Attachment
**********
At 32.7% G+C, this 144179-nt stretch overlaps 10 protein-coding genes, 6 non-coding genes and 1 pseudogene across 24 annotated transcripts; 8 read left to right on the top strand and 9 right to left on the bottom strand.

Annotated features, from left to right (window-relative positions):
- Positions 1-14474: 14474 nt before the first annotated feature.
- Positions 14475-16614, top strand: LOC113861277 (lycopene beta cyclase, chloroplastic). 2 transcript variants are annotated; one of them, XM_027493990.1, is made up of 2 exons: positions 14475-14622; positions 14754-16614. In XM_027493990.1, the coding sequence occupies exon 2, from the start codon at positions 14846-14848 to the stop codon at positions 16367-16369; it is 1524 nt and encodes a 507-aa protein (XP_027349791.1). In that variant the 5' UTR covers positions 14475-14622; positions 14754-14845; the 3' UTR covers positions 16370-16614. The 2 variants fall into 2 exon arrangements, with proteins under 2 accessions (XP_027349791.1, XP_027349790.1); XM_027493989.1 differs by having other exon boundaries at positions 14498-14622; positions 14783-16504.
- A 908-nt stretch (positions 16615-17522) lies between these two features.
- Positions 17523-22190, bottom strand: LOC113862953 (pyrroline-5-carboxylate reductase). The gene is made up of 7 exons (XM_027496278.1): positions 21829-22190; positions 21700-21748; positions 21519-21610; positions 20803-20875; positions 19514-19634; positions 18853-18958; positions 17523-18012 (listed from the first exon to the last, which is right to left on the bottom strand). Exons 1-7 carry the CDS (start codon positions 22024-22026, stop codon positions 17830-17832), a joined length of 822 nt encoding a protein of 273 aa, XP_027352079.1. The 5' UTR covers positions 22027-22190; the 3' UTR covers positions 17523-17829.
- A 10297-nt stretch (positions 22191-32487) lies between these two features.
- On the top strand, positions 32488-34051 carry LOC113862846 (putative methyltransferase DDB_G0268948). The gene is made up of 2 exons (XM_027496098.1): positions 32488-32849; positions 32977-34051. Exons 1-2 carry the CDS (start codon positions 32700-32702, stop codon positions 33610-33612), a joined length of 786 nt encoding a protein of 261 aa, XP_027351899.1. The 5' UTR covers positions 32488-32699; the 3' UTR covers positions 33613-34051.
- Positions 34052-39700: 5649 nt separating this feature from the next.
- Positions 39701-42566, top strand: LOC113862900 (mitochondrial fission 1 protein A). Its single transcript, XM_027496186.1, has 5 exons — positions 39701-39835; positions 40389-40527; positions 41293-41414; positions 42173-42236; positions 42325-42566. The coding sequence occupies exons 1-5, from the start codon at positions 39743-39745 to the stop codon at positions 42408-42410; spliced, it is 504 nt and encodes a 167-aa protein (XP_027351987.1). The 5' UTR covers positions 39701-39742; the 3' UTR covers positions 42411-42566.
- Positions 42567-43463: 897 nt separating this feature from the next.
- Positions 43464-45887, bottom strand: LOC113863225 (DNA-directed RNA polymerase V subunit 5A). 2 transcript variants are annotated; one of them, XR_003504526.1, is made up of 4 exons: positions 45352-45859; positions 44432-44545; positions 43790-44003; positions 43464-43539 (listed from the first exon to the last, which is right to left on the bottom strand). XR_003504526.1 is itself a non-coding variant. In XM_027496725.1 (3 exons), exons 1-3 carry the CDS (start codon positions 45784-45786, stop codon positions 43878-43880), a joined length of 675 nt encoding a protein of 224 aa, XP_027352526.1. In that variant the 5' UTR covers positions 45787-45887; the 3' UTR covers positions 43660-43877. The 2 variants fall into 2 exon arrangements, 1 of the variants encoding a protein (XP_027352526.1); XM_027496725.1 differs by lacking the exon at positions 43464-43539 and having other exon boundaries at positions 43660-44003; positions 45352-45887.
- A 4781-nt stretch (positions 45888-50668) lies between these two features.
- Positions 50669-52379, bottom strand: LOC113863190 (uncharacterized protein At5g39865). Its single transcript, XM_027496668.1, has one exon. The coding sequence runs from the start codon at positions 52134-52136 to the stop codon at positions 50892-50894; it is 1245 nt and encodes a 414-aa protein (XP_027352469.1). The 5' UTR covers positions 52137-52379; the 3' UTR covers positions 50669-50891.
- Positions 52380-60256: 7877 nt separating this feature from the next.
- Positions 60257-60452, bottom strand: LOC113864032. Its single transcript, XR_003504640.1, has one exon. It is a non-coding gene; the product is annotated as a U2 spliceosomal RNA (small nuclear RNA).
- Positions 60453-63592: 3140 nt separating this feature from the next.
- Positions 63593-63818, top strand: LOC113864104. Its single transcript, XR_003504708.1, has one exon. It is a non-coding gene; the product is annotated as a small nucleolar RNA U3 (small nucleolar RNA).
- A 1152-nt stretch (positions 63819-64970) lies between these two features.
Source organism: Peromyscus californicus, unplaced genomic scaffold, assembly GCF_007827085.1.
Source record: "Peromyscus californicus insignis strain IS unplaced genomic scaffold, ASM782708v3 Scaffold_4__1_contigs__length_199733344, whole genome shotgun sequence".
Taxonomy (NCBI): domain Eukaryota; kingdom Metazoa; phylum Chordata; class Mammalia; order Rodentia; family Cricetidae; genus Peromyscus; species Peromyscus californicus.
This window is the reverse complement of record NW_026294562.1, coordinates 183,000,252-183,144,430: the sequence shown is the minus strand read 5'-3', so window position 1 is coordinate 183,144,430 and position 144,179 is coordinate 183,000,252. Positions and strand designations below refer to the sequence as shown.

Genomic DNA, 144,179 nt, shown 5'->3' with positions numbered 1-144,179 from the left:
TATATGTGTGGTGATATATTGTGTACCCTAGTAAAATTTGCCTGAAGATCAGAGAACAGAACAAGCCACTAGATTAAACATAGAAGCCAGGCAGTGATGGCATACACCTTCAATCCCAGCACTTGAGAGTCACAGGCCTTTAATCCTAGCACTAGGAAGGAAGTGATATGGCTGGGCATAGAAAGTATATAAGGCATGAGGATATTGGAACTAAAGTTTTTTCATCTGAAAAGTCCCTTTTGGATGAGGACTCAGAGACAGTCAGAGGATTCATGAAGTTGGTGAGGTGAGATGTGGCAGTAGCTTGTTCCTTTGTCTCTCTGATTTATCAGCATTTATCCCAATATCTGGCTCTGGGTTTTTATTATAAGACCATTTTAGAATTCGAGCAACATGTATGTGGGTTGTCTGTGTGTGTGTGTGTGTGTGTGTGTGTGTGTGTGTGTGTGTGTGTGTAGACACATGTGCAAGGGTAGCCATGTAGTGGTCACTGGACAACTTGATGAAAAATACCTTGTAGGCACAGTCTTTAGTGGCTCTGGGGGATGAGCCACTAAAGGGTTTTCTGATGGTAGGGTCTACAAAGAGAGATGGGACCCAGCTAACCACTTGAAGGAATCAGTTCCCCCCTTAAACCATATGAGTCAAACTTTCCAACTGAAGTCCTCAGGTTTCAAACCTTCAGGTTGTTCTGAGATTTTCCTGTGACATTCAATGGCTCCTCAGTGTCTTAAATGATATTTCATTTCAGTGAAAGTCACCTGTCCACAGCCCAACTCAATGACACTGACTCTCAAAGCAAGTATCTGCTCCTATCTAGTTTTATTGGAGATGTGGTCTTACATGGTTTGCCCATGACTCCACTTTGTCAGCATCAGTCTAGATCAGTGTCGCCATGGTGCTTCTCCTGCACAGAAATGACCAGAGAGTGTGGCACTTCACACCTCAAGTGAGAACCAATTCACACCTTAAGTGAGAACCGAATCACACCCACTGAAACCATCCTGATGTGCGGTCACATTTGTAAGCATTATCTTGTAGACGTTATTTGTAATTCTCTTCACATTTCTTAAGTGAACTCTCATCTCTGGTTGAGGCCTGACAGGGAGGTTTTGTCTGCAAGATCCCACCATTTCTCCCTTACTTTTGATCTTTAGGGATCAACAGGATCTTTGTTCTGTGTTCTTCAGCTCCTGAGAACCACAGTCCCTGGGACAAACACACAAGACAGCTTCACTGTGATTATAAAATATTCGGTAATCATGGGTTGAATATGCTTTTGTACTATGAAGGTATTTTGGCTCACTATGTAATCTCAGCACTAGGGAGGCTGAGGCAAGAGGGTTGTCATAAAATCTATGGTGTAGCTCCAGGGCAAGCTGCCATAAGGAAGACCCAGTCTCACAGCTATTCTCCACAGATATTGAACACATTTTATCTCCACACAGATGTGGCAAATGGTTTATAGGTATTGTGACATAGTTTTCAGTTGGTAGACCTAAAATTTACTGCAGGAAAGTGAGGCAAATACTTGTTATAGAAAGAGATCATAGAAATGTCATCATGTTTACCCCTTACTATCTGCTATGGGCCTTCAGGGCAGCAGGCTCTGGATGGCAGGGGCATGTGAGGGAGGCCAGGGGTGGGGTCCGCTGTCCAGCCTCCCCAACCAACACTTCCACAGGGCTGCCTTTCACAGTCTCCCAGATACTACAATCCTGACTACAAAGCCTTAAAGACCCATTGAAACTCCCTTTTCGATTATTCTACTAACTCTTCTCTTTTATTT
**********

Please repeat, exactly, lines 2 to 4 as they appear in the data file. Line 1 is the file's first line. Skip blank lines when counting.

Annotated features, from left to right (window-relative positions):
- Positions 1-14474: 14474 nt before the first annotated feature.
- Positions 14475-16614, top strand: LOC113861277 (lycopene beta cyclase, chloroplastic). 2 transcript variants are annotated; one of them, XM_027493990.1, is made up of 2 exons: positions 14475-14622; positions 14754-16614. In XM_027493990.1, the coding sequence occupies exon 2, from the start codon at positions 14846-14848 to the stop codon at positions 16367-16369; it is 1524 nt and encodes a 507-aa protein (XP_027349791.1). In that variant the 5' UTR covers positions 14475-14622; positions 14754-14845; the 3' UTR covers positions 16370-16614. The 2 variants fall into 2 exon arrangements, with proteins under 2 accessions (XP_027349791.1, XP_027349790.1); XM_027493989.1 differs by having other exon boundaries at positions 14498-14622; positions 14783-16504.